New zircon ages from the Tasiusarsuaq terrane, southern West Greenland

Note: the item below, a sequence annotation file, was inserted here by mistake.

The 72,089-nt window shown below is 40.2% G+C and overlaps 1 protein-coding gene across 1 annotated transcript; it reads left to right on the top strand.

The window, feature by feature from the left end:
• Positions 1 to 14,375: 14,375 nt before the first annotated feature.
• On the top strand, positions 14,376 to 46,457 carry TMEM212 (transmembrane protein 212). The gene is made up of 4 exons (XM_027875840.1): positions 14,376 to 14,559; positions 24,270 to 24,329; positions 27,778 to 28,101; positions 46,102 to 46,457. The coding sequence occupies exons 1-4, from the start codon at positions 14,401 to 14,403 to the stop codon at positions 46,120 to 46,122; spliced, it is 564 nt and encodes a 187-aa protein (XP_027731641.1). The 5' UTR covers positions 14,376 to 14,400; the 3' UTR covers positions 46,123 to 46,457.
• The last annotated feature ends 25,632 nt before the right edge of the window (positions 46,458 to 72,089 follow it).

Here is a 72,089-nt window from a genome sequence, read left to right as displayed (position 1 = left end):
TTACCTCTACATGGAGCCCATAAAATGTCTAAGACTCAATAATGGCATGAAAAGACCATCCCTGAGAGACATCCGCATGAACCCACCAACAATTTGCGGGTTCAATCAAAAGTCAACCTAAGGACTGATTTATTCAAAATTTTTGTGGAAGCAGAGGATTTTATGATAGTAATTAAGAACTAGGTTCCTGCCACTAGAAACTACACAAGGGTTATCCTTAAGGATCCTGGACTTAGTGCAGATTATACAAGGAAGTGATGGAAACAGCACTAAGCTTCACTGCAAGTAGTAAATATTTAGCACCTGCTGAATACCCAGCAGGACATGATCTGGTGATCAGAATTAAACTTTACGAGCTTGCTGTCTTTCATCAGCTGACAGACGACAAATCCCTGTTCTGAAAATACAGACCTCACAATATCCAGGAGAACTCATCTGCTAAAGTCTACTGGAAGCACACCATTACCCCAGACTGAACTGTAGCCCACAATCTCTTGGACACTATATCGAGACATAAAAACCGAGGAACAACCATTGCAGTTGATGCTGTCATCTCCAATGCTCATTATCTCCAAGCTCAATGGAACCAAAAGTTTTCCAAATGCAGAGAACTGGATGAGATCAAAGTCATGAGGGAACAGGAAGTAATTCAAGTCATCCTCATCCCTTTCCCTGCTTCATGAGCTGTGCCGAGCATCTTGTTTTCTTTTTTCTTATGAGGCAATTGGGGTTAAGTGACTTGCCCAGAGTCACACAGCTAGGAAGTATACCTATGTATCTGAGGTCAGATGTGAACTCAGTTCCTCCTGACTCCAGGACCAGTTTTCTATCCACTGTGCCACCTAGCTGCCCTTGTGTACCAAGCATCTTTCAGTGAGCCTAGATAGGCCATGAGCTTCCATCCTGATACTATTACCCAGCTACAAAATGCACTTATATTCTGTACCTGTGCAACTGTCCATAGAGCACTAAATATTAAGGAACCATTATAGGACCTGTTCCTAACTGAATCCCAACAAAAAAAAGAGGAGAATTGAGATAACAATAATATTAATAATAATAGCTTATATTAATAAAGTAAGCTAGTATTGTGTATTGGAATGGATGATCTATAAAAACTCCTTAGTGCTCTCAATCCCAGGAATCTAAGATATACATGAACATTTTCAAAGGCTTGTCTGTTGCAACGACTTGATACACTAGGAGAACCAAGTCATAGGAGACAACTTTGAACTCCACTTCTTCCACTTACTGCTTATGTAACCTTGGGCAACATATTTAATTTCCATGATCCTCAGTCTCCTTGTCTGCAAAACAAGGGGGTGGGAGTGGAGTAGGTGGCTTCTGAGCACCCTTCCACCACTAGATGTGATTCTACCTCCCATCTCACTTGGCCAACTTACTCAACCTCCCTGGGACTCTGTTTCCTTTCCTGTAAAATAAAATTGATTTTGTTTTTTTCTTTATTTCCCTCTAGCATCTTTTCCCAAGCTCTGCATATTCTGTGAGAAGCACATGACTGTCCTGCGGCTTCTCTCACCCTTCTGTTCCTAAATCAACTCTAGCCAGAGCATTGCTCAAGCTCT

In the last three field seasons the Geological Survey of Denmark and Greenland (GEUS) has undertaken mapping in the south-eastern part of the Nuuk region in southern West Greenland, and here we present new zircon ages that help constrain the northern boundary of the Tasiusarsuaq terrane. The Archaean geology of the Nuuk region is commonly interpreted as a tectonic collage assembled through lateral accretion and collision of oceanic and continental slivers and blocks (e.g. Friend & Nutman 2005). Popular jargon describes these as terranes, bounded by faults or mylonite zones and characterised by rocks of contrasting origin on either side of their tectonic boundaries (Coney et al. 1980). The Isukasia and Færingehavn terranes (Figs 1, 2) are the oldest terranes at ≥3.75 Ga, and extend from the outer part of Godthåbsfjord in the south-west to the margin of the Inland Ice in the north-east, but they might not have a common geological history (Friend & Nutman 2005). The Tre Brødre terrane is mainly represented by the Ikkatoq gneiss and occurs in close spatial relationship with the Færingehavn terrane, and also as a pronounced thrust unit along the Qarliit Nunaat thrust between the Færingehavn and Tasiusarsuaq terranes (Fig. 1; Nutman et al. 1989). The terrane boundaries in the inner fjord region near the Inland Ice margin are less well constrained; the Tre Brødre terrane extends into the region from the south-west, the Kapisilik terrane is defined from the northern and eastern part and borders the Tasiusarsuaq terrane to the south and possibly to the east. The terrane accretion is believed to have taken place in two events. The first terrane accretion is defined from the northern part of the region, and possibly involves the Isukasia, Kapisilik and Akia terranes. The thermal event stitching these terranes is dated to c. 2.99–2.95 Ga (Fig. 2; Hanmer et al. 2002; Friend & Nutman 2005). The second accretion phase of the major continental blocks is believed to have occurred at around 2.725–2.71 Ga. This second event is well described, and includes anatexis and emplacement of continental crust-derived granites, which are associated with contemporaneous metamorphism (Friend et al. 1996). Figure 2 outlines regional plutonic, metamorphic and supracrustal events. Individual terranes were formed during relatively short time periods with active geological processes of creation and recycling of continental crust, and most of the terranes follow a similar pattern of development. The first plutonic events consisted of primitive magmas and produced tonalite–trondhjemite–granodiorite (TTG) and dioritic gneisses. Younger, more evolved granitic magmas were often intruded simultaneously with high-grade metamorphism. This development may reflect a stabilisation of the individual terranes.
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